Bing Maps Task

You’ve seen in previous Windows Phone Mini-tutorials STATUE of Libertythat all tasks have the same basic structure:

  • Instantiate the task
  • Add any specifying data
  • Show the task

The Bing Maps Task is no different. In fact, it is so simple to use I hesitate to dedicate a mini-tutorial to it.  This will be brief.

To find a specific location using Bing Maps, all you need do is create a new Windows Phone application.  Set the Page and Application title and create a new row into which you’ll place a button (all of this is optional, but it makes the program easier to work with). 

Name the new button FindSiteButton and give it an event handler on its click event, as shown here:

<StackPanel
    x:Name="TitlePanel"
    Grid.Row="0"
    Margin="12,17,0,28">
    <TextBlock
        x:Name="ApplicationTitle"
        Text="Bing Maps"
        Style="{StaticResource PhoneTextNormalStyle}" />
    <TextBlock
        x:Name="PageTitle"
        Text="Find"
        Margin="9,-7,0,0"
        Style="{StaticResource PhoneTextTitle1Style}" />
</StackPanel>

<!--ContentPanel - place additional content here-->
<Grid
    x:Name="ContentPanel"
    Grid.Row="1"
    Margin="12,0,12,0">
    <Grid.RowDefinitions>
        <RowDefinition
            Height="96*" />
        <RowDefinition
            Height="511*" />
    </Grid.RowDefinitions>
    <Button
        Name="FindSiteButton"
        Content="Find"
        HorizontalAlignment="Center"
        VerticalAlignment="Center"
        Click="FindSiteButton_Click" />
</Grid>

Since you put the event handler into the Xaml, you’ll find a stub for that method in the code behind.  Switching to MainPage.xaml.cs, let’s fill in that event handler.

We do so by adding an instance of BingMapsTask (which you’ll need to add the using statement,

using Microsoft.Phone.Tasks;

 

Set the SearchTerm property of this task to a famous location and then, as with all tasks, call show:

private void FindSiteButton_Click( 
    object sender, RoutedEventArgs e )
{
    BingMapsTask bmt = new BingMapsTask();
    bmt.SearchTerm = "Statue of Liberty";
    bmt.Show();
}

 

Now run the emulator, click the button and you will see that Bing Maps instantly displays a map with the Statue of Liberty pin-pointed.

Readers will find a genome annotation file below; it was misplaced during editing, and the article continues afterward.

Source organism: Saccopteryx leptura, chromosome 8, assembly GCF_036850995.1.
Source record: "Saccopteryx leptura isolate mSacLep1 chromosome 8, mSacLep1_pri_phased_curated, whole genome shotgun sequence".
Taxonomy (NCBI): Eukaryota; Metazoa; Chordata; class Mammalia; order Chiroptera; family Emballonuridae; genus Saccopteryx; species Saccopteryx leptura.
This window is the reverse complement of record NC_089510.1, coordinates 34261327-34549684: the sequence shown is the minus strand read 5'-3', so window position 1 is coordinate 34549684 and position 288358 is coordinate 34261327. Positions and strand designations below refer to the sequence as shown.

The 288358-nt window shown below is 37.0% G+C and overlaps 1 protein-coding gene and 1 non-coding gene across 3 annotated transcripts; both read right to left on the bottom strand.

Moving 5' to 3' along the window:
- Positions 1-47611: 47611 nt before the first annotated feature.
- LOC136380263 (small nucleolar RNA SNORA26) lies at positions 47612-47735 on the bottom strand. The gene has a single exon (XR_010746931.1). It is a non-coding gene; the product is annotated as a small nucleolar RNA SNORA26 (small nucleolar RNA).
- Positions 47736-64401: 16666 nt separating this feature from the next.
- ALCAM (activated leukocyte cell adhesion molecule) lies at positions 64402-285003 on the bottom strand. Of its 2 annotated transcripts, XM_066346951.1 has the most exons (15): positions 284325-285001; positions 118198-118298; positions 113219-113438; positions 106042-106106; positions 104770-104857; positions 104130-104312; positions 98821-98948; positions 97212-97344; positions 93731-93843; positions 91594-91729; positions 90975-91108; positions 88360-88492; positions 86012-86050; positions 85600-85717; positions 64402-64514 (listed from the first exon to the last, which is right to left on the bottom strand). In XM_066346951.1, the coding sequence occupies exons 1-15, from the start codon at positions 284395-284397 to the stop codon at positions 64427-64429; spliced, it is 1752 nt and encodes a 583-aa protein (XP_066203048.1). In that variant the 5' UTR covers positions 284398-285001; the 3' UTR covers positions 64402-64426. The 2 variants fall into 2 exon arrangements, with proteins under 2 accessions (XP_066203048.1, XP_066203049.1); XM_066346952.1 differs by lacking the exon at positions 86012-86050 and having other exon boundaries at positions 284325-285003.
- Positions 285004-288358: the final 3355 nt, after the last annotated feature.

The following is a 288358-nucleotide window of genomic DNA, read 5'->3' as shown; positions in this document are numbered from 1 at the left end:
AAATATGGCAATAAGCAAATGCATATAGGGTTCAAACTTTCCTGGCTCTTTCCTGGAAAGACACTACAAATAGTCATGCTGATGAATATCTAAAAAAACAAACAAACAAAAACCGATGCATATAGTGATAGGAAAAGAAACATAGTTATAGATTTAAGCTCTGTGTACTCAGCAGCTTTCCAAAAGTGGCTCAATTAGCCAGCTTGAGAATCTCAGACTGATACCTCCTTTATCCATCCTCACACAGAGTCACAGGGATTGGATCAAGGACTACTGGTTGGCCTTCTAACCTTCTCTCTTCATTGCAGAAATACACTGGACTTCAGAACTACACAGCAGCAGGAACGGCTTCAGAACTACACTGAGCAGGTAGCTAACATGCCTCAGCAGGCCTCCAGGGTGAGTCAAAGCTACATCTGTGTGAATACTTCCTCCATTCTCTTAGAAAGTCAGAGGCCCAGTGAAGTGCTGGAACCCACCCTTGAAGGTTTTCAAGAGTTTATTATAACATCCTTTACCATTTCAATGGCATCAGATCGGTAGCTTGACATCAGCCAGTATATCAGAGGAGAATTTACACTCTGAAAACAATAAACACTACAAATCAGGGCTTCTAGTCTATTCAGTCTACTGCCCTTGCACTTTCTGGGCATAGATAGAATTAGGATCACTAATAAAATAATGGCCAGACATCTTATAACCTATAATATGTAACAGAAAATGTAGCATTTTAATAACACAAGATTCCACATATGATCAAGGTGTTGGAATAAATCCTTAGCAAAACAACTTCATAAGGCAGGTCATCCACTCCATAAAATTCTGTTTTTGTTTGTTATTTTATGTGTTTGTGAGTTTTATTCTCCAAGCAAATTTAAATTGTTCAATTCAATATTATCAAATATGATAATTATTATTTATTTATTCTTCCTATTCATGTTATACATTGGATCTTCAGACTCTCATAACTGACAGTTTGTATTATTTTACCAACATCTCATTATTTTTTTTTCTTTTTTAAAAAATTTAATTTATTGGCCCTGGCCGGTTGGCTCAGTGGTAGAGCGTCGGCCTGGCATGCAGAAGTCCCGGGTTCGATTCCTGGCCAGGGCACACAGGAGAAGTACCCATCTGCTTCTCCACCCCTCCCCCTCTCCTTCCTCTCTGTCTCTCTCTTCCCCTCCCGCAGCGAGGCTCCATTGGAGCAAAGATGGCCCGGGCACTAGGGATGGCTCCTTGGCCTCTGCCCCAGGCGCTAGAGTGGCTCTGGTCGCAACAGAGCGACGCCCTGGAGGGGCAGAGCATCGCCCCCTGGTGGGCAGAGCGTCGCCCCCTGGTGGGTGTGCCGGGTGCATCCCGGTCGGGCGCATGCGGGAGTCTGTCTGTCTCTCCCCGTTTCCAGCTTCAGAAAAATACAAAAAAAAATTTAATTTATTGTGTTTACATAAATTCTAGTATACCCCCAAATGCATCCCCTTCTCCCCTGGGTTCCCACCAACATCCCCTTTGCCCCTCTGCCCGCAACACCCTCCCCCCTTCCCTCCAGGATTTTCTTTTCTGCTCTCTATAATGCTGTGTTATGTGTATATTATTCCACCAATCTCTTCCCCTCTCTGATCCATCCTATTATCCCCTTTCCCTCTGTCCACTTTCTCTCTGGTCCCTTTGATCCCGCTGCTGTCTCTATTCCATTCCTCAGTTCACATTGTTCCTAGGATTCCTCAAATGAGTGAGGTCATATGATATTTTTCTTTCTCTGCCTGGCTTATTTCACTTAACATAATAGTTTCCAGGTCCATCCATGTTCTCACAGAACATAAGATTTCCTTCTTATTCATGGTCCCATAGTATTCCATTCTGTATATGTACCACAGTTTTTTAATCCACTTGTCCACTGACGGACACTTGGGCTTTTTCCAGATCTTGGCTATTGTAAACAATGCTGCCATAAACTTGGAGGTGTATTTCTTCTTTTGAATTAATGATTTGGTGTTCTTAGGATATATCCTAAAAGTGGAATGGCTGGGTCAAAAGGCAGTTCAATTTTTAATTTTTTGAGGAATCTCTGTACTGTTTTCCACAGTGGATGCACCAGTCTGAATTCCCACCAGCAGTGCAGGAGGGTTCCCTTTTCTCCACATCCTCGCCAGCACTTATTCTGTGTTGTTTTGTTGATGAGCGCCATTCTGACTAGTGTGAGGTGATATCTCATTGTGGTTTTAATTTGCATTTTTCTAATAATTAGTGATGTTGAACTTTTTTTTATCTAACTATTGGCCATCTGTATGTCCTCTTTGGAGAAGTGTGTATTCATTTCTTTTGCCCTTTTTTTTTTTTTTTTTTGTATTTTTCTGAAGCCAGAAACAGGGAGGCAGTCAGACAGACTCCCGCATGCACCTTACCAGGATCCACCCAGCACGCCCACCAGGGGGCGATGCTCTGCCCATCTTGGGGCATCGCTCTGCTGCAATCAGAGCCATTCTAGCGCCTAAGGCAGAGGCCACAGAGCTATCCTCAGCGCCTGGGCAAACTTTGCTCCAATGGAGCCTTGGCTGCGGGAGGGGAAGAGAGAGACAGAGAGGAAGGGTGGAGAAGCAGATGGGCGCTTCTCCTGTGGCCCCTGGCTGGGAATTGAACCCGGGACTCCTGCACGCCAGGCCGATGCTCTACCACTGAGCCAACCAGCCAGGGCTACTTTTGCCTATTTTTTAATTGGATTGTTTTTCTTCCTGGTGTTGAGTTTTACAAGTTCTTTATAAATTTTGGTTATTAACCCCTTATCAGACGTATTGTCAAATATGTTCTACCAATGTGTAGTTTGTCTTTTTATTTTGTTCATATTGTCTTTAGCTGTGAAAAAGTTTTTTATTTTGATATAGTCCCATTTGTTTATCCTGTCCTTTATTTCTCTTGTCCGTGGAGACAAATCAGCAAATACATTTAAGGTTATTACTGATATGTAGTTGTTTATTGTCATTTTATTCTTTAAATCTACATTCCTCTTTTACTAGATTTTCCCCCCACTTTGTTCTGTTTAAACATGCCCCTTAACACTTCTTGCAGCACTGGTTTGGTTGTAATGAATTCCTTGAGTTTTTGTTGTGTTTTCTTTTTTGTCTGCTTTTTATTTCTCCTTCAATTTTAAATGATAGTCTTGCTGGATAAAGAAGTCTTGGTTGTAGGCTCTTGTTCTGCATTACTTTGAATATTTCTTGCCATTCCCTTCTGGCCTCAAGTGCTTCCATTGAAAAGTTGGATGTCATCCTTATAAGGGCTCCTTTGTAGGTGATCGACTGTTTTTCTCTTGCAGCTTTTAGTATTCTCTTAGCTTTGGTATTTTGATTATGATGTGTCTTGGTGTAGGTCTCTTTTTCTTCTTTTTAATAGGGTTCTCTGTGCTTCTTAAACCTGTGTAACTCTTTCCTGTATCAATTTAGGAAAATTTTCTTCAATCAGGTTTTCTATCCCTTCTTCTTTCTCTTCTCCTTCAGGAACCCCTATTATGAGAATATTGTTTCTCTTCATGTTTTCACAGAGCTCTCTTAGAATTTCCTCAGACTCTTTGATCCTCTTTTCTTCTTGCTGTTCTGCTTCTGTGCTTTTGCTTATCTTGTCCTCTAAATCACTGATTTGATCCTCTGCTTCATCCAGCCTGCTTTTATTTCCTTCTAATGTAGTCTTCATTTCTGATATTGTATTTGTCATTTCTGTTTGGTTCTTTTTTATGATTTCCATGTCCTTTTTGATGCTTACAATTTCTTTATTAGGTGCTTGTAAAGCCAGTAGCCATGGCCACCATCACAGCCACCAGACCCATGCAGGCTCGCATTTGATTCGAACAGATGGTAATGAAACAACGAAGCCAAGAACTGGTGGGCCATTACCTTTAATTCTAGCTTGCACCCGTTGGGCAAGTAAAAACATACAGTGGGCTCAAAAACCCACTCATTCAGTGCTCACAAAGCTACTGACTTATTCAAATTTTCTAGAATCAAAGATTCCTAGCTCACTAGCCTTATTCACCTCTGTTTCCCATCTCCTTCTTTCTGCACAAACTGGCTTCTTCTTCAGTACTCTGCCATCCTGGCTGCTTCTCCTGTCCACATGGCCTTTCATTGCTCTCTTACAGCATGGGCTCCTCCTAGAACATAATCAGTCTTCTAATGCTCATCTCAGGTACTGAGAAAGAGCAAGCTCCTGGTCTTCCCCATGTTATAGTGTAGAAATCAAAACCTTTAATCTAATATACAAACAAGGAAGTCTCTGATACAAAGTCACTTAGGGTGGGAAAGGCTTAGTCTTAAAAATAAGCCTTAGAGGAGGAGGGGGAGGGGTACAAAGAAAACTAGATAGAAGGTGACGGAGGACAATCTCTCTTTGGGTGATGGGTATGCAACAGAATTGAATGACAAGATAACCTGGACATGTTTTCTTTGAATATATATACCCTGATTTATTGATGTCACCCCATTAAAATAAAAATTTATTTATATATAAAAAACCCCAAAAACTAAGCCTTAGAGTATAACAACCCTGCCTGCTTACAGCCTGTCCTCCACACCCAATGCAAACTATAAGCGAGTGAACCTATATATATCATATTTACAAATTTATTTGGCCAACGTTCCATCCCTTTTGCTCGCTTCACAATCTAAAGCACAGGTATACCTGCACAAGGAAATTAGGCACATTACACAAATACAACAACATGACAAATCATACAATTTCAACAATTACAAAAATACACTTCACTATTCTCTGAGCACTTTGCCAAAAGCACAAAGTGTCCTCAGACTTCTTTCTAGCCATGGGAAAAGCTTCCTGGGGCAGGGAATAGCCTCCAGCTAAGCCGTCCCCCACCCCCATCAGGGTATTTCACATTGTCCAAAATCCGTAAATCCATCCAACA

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About Jesse Liberty

Jesse Liberty is an independent consultant and programmer with three decades of experience writing and delivering software projects. He is the author of 2 dozen books and multiple Pluralsight courses, and has been a Senior Technical Evangelist for Microsoft, a Distinguished Software Engineer for AT&T, a VP for Information Services for Citibank and a Software Architect for PBS. He is a Xamarin Certified Mobile Developer and a Xamarin MVP, Microsoft MVP and Telerik MVP.
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4 Responses to Bing Maps Task

  1. Pretty nice post. I simply stumbled upon your weblog and wished to say that I’ve really enjoyed browsing your blog posts. In any case I will be subscribing for your rss feed and I hope you write once more very soon!

  2. Dann Carter says:

    Microsoft (MSFT) may be a bit behind Google (GOOG) and Apple (AAPL) when it comes to creating a voice-enabled personal assistant for its mobile devices, but it seems the company does have plans to add better speech recognition capabilities to its Bing mobile app in the near future. MSFTKitchen has posted a video demonstration of a new prototype for voice recognition software on Windows Phone devices that’s intended to show how Microsoft has worked to reduce latency and word recognition errors while improving phones’ ability to accurately hear you in crowded, noisy areas.”

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  3. Lucky says:

    Hi , Thanks for tutorial , is was great . i want to ask , How can i send my lat. and log. to a server and a service that store it and other client can receive it , ?

  4. Jason says:

    Great new feature. This definitely makes working with the mapping api much easier for simple tasks.

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